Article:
I actually got Zoë to take a nap this afternoon. Of course, she napped on top of me so it's not like I was able to get anything done but I was able to send the kids outside with my "mother's helpers" while I held her (and maybe dozed off for a while, myself). It sure is nice to have a couple of nearly-ten-year-olds around (Rachel and her friend Meadow) who are willing to keep an eye on, well, Benjamin (that boy should always have at least two pairs of eyes on him at all times). 

When I woke up, Andrew sent me a message warning me not to make dinner because a "grandma-sponsored" dinner was on its way. I was literally busting out the pots and pans when I heard the notification so I'm glad I dropped everything to check it. Dinner not-made-by-me was just what we needed. With Daddy out of town I've been feeding the children things like homemade vegetable soup. 

The horror!

With their blossoming vocabularies I don't just get told my dinner is "gross." The kids tend to spring for heavier-handed words. Miriam once described my food as "vile." Yes, vile. 

It does wonders for my cooking confidence.

Furthermore a not-made-by-me dinner was just what I needed after flying solo for four days. 

Andrew's been in Utah, visiting his alma mater, giving presentations, meeting with professors, hitting up old bosses, probing for employment opportunities, networking, and, of course, visiting as many family members as possible (and hopefully getting some work done on his dissertation). 

Here he is with my parents; he enjoyed an evening of root beer floats at their house:


Fort building

I helped the kids build a fort in their bedroom this evening so they could have a sleepover in it. They wanted to do it in the living room (and had already constructed a fort there) but I made them take it down (sometimes I'm a mean mom, see?). Zoë always walks through the living room in the middle of the night, so have a fort in her way would confuse her. Also our house isn't very big and when the living room is a mess the whole house feels messy (because if the living room is a mess the whole house is messy). Anyway, we built a pretty awesome fort in their bedroom. 

Here's Benjamin in the "watchtower," also known as the top bunk:

Cheer (up)

Our plan for this morning was to go to Miriam's cheer event (I don't really know what to call it—it's a basketball game but that's not really what we're there for, so...) and then head to the church for her friend's baptism. It was going to be a tight squeeze fitting both activities in, and I knew that, but the school she was cheering at is close to the church. The game's half-time was at 10:30. I figured we would be out of there by 10:45 (10:50 at the latest), but the church is only a five minute drive from that school and the baptism started at 11:00. We'd be fine. 


Today was picture day and we were instructed to show up 15 minutes before game time for a team photo (which our sponsors require for some reason). That means we had to be at the school at 9:45, which is perfectly reasonable. But for whatever reason they didn't ever end up taking our team picture before half time. They had 45 minutes to take it and they just...didn't.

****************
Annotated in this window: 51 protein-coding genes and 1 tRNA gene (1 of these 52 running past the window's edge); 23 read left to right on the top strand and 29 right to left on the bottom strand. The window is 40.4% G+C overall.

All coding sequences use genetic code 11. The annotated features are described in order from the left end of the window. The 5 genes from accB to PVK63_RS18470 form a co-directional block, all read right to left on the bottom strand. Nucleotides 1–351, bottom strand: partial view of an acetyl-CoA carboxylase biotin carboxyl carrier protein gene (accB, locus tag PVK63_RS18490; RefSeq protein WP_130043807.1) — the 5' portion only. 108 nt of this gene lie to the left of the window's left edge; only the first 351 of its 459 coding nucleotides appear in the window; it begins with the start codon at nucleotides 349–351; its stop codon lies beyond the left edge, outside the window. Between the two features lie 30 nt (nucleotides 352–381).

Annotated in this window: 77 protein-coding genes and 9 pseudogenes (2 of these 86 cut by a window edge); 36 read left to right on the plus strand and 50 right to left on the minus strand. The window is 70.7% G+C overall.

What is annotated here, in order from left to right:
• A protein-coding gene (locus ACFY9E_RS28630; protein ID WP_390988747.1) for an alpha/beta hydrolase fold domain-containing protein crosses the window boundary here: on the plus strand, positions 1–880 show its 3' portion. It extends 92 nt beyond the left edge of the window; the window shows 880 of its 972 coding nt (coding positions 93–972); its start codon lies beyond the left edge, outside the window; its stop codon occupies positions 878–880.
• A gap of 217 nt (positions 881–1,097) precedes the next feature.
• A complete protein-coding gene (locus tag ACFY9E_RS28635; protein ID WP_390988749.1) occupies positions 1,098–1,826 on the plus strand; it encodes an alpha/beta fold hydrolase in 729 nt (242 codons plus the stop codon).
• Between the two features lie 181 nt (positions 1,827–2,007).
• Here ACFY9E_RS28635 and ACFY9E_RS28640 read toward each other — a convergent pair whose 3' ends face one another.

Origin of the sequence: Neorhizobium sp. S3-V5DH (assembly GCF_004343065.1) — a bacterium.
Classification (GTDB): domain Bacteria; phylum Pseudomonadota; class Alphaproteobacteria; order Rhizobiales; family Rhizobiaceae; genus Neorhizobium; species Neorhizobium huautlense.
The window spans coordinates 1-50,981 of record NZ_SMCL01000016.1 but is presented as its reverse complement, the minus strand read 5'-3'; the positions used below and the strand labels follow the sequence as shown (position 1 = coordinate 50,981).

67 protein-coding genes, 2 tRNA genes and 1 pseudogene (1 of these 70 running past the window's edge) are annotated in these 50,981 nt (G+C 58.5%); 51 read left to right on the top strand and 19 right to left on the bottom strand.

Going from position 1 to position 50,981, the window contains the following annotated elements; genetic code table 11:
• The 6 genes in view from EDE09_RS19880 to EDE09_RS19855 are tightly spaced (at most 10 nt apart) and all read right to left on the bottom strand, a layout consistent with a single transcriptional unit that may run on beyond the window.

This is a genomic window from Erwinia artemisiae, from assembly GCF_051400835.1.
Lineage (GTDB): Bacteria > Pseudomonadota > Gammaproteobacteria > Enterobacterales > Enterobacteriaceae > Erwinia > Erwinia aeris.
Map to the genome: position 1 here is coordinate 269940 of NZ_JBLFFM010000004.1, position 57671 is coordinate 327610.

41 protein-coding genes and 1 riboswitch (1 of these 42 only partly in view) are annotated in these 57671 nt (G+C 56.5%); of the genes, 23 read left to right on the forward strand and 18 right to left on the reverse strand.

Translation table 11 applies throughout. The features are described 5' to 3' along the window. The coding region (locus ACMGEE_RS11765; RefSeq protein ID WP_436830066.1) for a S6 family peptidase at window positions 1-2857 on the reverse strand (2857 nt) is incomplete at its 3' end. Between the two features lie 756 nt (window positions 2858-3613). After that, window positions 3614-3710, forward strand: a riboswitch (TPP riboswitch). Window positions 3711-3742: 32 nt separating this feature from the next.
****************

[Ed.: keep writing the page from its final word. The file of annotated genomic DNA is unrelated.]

They took pictures of the basketball teams. 

They lined our girls up. 

They dismissed the girls and started taking individual photos of them.

They lined the girls up. 

They decided to just head in to cheer and take the pictures after the game. 

Friday, February 03, 2017

Feeling hot, hot, hot!

Zoë is an explorer at heart. You can tell her something and she'll totally understand what you're saying. She just won't believe you until she checks it out for herself. I'm hoping she'll grow out of this at some point because I think learning through the experiences of others is a whole lot easier than learning through your own experience, which is why reading is such a great thing to do. I guess lessons are internalized a lot faster when you learn them firsthand, however, and now Zoë knows the word 'hot.'

I was making something in the kitchen a couple of weeks ago (January 17) and I had the oven preheating while I was using the stand mixer on the other side of the kitchen. Zoë walked into the kitchen and I warned her about the oven being hot. 

"The oven is hot. Don't touch," I told her, and then I turned my back on her to attend to whatever I was making in the stand mixer (it's a mystery; I can't remember what I was making). I don't think I'd even resumed my task before Zoë let out an ear-piercing scream. I spun back around to see her writhing on the floor, screaming her lungs out. 

I scooped her up and inspected her for injuries. "What happened, baby?" I asked. She clearly hadn't opened the oven door (she can do that, sadly) because I hadn't heard it slam shut. Had she fallen over? "Where does it hurt?" I asked. Had she stepped on something sharp? Had she...oh, no. The broiler drawer was open just a crack. 

I grabbed her hands and saw that the fingers on her left hand were covered in burns.